You’ll need to use current prices for your area to get an accurate picture. Check with your fuel company or a generator supplier for precise analysis.
How Long Will a 500-gallon Propane Tank Run a Generator?
To answer how long a 500-gallon tank will last accurately, you’ll need to know the size of the generator or kilowatt output and its load.
A 20kw propane generator, on average, will use at least 2 to 3 gallons per hour. A 500-gallon tank filled to its maximum safe level of 80% holds 400 gallons. That means the tank should last between 133 to 200 hours.
Diesel backup generators are a popular choice in urban areas, or wherever diesel is readily available. Whether portable or large standby generators, diesel offers a few advantages.
- Inexpensive operating cost
- Good fuel availability
- Least likely to cause a fire
- Generators tend to last longer
There are a few disadvantages as well. Diesel generators produce more emissions than propane generators, which can be a concern in areas with strict pollution laws or near schools and hospitals. Diesel engines must add DEF to control emissions.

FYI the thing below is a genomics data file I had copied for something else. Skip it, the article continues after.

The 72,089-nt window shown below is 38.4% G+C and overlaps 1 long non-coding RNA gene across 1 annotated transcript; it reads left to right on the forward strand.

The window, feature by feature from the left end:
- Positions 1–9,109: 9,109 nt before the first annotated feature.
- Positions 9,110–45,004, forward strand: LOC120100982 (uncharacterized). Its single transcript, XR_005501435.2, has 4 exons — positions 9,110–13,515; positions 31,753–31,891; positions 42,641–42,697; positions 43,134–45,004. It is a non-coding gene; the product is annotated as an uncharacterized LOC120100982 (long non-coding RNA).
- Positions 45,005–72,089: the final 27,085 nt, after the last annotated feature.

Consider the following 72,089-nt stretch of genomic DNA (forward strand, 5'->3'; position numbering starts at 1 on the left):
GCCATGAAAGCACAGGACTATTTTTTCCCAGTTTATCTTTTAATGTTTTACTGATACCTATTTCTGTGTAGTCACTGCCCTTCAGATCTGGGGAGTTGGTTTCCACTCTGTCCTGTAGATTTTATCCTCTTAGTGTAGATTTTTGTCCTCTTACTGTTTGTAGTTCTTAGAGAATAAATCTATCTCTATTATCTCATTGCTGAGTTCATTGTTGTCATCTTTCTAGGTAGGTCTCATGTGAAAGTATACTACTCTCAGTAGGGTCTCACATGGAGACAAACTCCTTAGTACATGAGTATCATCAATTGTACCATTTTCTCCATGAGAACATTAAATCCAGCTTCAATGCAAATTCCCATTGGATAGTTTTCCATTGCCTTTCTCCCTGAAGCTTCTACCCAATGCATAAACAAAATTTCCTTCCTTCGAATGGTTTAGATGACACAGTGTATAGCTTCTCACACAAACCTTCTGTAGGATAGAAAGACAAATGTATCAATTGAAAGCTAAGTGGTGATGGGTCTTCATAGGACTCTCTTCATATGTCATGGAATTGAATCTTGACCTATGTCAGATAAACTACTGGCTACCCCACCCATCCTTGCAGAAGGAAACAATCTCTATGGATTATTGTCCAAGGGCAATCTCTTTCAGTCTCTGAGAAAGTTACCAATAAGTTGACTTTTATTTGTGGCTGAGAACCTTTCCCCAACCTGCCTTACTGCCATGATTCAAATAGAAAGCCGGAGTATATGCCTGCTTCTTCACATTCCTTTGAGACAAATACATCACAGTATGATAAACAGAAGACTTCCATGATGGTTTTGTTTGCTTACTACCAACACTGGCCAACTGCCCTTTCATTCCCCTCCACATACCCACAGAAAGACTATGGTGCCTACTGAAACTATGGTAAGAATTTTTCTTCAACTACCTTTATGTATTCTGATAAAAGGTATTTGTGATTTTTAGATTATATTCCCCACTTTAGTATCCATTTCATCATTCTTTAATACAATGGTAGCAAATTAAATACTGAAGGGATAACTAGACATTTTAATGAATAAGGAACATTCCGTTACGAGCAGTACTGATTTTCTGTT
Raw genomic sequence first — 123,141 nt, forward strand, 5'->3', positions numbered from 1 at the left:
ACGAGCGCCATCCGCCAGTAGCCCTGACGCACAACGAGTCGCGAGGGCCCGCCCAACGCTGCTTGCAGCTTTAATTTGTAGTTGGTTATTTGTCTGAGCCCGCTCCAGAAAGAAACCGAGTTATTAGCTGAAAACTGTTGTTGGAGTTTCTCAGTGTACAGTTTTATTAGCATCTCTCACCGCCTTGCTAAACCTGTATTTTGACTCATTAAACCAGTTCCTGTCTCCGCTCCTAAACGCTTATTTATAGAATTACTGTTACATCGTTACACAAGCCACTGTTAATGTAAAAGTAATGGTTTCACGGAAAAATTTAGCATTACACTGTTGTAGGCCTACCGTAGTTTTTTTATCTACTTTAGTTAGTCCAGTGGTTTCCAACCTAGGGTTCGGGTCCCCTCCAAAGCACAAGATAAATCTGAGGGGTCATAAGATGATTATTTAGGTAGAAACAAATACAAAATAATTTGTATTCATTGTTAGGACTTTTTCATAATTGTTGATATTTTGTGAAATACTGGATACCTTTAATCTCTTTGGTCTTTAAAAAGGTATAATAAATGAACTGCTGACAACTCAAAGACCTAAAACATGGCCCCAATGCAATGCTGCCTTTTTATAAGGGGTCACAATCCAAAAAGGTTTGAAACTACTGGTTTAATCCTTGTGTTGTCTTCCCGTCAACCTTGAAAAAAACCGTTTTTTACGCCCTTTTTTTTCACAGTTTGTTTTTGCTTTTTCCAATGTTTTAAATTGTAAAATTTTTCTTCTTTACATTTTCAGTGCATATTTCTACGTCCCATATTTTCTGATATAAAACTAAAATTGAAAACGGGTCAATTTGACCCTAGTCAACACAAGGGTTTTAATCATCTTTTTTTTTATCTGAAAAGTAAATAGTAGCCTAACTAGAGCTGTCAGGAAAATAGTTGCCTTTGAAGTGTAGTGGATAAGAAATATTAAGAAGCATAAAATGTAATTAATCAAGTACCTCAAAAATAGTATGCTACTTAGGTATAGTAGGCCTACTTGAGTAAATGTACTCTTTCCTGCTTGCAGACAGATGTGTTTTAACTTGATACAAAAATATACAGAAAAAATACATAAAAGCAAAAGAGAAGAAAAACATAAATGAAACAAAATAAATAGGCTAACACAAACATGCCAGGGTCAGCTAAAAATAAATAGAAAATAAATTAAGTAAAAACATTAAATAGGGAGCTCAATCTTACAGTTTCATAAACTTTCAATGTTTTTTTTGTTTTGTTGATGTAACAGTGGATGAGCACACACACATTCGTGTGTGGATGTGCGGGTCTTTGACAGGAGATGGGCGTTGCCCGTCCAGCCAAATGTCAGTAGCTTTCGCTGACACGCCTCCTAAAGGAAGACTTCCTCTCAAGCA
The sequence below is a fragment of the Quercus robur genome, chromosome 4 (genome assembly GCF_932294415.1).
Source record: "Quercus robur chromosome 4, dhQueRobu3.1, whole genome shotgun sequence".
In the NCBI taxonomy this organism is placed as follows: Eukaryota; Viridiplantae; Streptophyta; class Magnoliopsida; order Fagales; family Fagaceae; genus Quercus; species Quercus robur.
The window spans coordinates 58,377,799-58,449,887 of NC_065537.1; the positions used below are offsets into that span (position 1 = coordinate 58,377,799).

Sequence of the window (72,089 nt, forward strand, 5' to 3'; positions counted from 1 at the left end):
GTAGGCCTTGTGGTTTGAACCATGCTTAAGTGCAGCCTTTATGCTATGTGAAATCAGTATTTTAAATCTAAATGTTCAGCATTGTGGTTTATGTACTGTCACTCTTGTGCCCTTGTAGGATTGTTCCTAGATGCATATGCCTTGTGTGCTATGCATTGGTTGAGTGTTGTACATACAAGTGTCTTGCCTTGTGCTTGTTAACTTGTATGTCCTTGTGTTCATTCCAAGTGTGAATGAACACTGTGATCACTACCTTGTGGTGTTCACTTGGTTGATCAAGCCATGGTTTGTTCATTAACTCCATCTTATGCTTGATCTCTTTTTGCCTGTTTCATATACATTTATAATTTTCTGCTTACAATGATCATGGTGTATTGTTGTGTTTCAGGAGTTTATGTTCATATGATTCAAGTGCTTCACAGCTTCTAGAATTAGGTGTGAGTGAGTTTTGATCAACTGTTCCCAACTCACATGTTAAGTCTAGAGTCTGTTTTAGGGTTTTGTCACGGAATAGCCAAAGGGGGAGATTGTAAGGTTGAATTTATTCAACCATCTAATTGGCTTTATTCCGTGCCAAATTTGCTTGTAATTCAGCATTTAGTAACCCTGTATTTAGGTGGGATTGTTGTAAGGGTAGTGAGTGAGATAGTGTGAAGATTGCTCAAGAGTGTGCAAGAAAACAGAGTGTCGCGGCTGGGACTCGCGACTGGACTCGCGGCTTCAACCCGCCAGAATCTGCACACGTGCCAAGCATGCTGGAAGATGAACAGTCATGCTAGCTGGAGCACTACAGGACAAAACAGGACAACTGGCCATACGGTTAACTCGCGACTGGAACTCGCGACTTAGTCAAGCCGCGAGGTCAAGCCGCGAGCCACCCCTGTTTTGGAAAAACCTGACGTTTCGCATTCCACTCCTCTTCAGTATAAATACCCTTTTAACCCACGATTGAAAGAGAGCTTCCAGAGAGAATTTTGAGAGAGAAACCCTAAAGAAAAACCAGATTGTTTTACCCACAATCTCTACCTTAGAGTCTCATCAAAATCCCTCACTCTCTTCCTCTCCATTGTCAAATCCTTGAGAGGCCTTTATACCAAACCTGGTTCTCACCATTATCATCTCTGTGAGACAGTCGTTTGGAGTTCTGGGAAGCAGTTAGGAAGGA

Diesel Exhaust Fluid (DEF) is an additive that reduces the toxic gasses like carbon monoxide emitted by diesel engines. It’s a requirement for generators, and you can expect DEF consumption to be about 10% of diesel consumption. To get up to speed on this additive, checkout DEF FAQ.
For large standby generators, that means having a tote-sized container on hand along with the fuel storage tank. As DEF is 90% de-ionized water, it is susceptible to freezing. Not to worry, we have the solution in our guide, DEF tote freeze protection.
Diesel fuel needs the right temperature and an additional ingredient to work at peak efficiency. Diesel engines can be hard to start in cold weather, and the fuel can turn jelly. To avoid issues in freezing weather, you may need to invest in a tank heater.
As the name implies, a single generator can quickly convert from gasoline to LP or propane as the fuel source. A dual-fuel generator is an ideal backup in areas that experience frequent outages due to weather. One 5500-watt model claims it can run eight hours on four gallons of gas or longer with propane.
Most propane portable generators have dual-fuel capacity.
Which is Better, a Propane or Diesel Generator?